International Journal of Agriculture and Environmental Research™

ISSN 2455-6939


K. Coulibaly , I.B. Kebe1 ,J. Mpika1 , E. Kassin , A.A. Romain , W.P. N'Guessan , M.G. Tahi , S.B. Guiraud , M. Assi , B. Kone , K. F. N'Guessan , D. Kone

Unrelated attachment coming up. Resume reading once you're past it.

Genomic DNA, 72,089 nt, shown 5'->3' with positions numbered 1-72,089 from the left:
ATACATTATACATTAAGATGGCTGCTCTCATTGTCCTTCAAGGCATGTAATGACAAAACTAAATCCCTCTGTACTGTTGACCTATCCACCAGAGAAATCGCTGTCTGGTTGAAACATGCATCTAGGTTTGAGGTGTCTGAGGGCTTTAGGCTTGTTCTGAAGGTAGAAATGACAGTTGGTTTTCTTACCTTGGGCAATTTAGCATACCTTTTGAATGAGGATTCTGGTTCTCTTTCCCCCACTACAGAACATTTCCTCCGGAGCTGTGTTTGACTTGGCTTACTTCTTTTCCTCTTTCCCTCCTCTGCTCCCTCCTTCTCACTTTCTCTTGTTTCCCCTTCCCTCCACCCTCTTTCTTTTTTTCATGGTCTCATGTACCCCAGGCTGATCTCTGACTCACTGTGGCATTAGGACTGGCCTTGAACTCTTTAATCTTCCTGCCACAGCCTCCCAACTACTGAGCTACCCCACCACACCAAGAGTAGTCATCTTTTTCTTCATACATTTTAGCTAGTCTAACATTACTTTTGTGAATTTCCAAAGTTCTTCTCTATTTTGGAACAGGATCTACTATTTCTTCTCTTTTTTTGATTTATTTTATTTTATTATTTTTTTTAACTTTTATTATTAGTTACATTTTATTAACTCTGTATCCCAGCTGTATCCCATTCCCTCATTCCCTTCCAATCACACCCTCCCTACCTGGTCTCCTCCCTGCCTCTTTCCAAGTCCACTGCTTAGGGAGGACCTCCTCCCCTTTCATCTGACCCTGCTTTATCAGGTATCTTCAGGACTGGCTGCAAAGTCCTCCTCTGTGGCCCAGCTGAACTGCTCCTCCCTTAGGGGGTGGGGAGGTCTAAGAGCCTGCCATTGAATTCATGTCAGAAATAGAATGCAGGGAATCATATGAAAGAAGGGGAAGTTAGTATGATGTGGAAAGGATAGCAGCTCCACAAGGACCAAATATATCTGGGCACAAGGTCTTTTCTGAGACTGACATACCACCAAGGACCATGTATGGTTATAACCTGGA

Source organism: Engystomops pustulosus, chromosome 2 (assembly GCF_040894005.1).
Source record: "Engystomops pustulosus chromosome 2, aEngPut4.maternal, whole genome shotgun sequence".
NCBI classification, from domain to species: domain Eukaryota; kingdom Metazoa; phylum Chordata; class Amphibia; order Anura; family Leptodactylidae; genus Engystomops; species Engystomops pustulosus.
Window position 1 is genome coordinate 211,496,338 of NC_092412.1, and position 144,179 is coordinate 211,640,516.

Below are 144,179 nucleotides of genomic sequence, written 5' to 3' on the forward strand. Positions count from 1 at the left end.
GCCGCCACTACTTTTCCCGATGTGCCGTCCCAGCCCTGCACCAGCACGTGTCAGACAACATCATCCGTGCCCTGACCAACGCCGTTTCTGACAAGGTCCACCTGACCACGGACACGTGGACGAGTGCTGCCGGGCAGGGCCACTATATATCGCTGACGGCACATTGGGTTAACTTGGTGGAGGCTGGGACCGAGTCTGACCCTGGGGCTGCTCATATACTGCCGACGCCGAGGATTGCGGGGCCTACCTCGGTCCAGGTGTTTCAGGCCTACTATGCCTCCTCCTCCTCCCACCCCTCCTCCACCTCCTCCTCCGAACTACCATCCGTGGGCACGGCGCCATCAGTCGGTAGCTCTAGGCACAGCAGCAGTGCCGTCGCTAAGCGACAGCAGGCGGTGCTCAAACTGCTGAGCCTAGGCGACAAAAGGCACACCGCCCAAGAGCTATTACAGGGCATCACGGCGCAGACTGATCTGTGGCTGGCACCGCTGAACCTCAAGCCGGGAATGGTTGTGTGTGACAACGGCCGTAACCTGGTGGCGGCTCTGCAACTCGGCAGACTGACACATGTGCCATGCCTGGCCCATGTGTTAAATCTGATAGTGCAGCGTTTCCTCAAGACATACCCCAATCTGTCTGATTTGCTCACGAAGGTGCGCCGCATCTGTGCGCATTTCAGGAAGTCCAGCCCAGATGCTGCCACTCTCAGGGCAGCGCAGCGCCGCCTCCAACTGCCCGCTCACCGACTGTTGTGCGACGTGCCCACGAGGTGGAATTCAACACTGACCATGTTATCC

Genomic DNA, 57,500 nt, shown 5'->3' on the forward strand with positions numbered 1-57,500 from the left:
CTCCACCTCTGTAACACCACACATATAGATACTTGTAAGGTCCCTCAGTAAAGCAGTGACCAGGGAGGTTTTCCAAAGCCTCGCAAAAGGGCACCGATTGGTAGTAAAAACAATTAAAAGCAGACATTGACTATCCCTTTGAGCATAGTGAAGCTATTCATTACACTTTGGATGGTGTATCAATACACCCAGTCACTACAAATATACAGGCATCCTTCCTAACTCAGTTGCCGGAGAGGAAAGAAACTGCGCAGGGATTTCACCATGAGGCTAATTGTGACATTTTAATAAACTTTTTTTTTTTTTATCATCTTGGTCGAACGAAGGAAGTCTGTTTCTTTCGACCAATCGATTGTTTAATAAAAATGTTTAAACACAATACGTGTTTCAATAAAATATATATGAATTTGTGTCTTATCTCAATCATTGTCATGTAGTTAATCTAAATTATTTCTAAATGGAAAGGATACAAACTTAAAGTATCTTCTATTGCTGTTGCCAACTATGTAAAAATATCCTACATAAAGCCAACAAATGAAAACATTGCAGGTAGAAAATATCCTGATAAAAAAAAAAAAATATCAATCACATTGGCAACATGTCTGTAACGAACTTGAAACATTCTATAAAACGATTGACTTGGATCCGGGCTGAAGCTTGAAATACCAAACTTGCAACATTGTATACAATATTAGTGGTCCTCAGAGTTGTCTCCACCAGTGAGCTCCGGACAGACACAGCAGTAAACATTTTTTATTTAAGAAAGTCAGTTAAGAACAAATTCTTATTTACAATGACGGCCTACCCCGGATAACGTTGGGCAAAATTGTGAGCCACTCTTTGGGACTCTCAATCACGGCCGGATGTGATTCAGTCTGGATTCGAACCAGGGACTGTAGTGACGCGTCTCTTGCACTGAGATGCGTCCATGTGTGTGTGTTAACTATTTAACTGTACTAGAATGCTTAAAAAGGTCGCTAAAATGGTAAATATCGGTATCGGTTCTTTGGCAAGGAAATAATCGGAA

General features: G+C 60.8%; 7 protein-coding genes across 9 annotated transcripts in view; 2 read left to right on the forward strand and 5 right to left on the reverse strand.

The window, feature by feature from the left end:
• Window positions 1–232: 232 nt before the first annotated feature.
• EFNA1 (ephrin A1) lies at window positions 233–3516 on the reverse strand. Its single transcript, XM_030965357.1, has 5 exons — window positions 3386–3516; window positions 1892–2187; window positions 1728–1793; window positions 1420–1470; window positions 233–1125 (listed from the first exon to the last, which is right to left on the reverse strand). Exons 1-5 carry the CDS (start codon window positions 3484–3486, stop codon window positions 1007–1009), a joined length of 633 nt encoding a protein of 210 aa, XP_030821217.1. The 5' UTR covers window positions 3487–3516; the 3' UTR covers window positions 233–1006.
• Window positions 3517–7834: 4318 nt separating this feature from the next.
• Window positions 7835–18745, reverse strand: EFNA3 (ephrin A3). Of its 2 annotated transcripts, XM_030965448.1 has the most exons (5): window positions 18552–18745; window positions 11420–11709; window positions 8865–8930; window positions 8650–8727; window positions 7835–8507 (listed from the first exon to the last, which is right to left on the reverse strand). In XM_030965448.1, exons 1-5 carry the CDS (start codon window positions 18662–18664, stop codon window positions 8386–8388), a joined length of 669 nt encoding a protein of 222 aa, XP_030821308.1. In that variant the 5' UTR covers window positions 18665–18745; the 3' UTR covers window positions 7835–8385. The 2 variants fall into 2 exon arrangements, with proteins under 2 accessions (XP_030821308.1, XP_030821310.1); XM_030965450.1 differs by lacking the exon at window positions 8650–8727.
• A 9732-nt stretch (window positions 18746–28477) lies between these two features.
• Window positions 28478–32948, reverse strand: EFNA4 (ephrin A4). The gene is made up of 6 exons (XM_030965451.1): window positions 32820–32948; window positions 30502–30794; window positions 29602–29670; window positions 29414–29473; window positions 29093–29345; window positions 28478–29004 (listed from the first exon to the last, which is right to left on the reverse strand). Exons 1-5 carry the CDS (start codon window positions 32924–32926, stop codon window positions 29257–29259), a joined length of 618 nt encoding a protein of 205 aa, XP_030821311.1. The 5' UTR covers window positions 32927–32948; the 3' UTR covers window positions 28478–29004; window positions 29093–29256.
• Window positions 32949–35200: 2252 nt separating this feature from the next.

Black pod, caused by Phytophthora spp., is the most widespread and significant disease in Ivoirian cocoa plantations. However, the levels of yield losses related to the disease are poorly understood. In order to accurately determine the level of the disease in areas where abnormal yield losses have been reported, observations were made in cocoa plantations in the Sud Bandama, Moyen Comoe, Haut Sassandra, Bas Sassandra, Sud Comoe and Moyen Cavally regions. From this perspective, epidemic observations on-farm were made in 54 rural plantations selected in 9 localities located in 6 main cocoa producing regions. Each observation plot consisted of 100 trees randomly distributed in each cocoa plantation. In each plot, healthy ripe pods infected by black pod, Diplodia pod rot, gnawed pods as well as wilted (physiological drying of very young fruits) cherelles (young pods) were counted biweekly for three years. The results showed that yield losses due to black pod varied depending on the region. The Moyen Cavally region recorded the highest rate of losses (55.22%) compared to 11.44%, 28.84%, 24.44%, 27.04% and 37.25% recorded in the Sud Comoe, Bas Sassandra, Haut Sassandra, Moyen Comoe, and Sud Bandama, respectively. These high rates are similar to those recorded in countries where Phytophthora megakarya, a species known for its aggressiveness, is rampant. The epidemiological evolution in those regions showed that black pod attacks occur only during the rainy season. The epidemic phase in the Moyen Cavally stood out from the five other regions by its intensity and duration. The epidemic difference might be due to the progression of P. megakarya in this region bordering the new belt previously located in the northern area of Ivorian cocoa plantations. The new outbreak of black pod in that area requires a review of the two-zone subdivision of cocoa plantations, taking into account the structure and dynamics of Phytophthora spp populations. Knowledge of the distribution of the incidence as well as the epidemiological evolution in those regions will help develop a regionalized control strategy against black pod.

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